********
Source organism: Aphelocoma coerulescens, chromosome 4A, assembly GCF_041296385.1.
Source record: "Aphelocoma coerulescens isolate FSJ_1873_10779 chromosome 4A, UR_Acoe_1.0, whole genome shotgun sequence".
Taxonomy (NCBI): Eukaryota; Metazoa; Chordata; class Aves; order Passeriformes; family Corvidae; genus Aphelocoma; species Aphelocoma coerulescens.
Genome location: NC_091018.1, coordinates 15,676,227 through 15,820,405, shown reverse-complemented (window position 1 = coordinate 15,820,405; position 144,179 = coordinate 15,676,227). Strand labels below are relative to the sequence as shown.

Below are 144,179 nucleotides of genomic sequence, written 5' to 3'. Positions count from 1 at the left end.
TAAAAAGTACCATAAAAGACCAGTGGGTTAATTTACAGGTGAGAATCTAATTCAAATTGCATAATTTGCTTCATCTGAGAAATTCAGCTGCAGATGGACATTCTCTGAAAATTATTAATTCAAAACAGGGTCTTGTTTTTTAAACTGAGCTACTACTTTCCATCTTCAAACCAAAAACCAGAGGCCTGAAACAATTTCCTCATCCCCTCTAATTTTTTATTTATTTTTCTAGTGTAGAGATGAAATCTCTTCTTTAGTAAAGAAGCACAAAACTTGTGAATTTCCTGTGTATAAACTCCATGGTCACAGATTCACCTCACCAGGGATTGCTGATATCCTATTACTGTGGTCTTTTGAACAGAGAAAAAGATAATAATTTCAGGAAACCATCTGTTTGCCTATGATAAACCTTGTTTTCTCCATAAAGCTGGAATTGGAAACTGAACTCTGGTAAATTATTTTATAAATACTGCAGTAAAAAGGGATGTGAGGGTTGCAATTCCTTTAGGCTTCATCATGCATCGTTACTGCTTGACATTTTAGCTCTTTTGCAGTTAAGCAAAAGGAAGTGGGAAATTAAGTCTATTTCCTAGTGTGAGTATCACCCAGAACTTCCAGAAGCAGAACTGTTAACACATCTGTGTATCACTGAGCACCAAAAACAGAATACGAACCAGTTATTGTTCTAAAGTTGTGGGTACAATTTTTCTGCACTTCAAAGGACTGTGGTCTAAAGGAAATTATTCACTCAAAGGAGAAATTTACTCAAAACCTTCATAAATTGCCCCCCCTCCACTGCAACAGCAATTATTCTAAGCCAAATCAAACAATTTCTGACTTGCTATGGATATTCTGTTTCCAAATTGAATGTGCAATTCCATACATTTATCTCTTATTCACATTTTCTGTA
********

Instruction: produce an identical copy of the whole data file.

Source organism: Aphelocoma coerulescens, chromosome 4A, assembly GCF_041296385.1.
Source record: "Aphelocoma coerulescens isolate FSJ_1873_10779 chromosome 4A, UR_Acoe_1.0, whole genome shotgun sequence".
Taxonomy (NCBI): Eukaryota; Metazoa; Chordata; class Aves; order Passeriformes; family Corvidae; genus Aphelocoma; species Aphelocoma coerulescens.
Genome location: NC_091018.1, coordinates 15,676,227 through 15,820,405, shown reverse-complemented (window position 1 = coordinate 15,820,405; position 144,179 = coordinate 15,676,227). Strand labels below are relative to the sequence as shown.

Below are 144,179 nucleotides of genomic sequence, written 5' to 3'. Positions count from 1 at the left end.
TAAAAAGTACCATAAAAGACCAGTGGGTTAATTTACAGGTGAGAATCTAATTCAAATTGCATAATTTGCTTCATCTGAGAAATTCAGCTGCAGATGGACATTCTCTGAAAATTATTAATTCAAAACAGGGTCTTGTTTTTTAAACTGAGCTACTACTTTCCATCTTCAAACCAAAAACCAGAGGCCTGAAACAATTTCCTCATCCCCTCTAATTTTTTATTTATTTTTCTAGTGTAGAGATGAAATCTCTTCTTTAGTAAAGAAGCACAAAACTTGTGAATTTCCTGTGTATAAACTCCATGGTCACAGATTCACCTCACCAGGGATTGCTGATATCCTATTACTGTGGTCTTTTGAACAGAGAAAAAGATAATAATTTCAGGAAACCATCTGTTTGCCTATGATAAACCTTGTTTTCTCCATAAAGCTGGAATTGGAAACTGAACTCTGGTAAATTATTTTATAAATACTGCAGTAAAAAGGGATGTGAGGGTTGCAATTCCTTTAGGCTTCATCATGCATCGTTACTGCTTGACATTTTAGCTCTTTTGCAGTTAAGCAAAAGGAAGTGGGAAATTAAGTCTATTTCCTAGTGTGAGTATCACCCAGAACTTCCAGAAGCAGAACTGTTAACACATCTGTGTATCACTGAGCACCAAAAACAGAATACGAACCAGTTATTGTTCTAAAGTTGTGGGTACAATTTTTCTGCACTTCAAAGGACTGTGGTCTAAAGGAAATTATTCACTCAAAGGAGAAATTTACTCAAAACCTTCATAAATTGCCCCCCCTCCACTGCAACAGCAATTATTCTAAGCCAAATCAAACAATTTCTGACTTGCTATGGATATTCTGTTTCCAAATTGAATGTGCAATTCCATACATTTATCTCTTATTCACATTTTCTGTA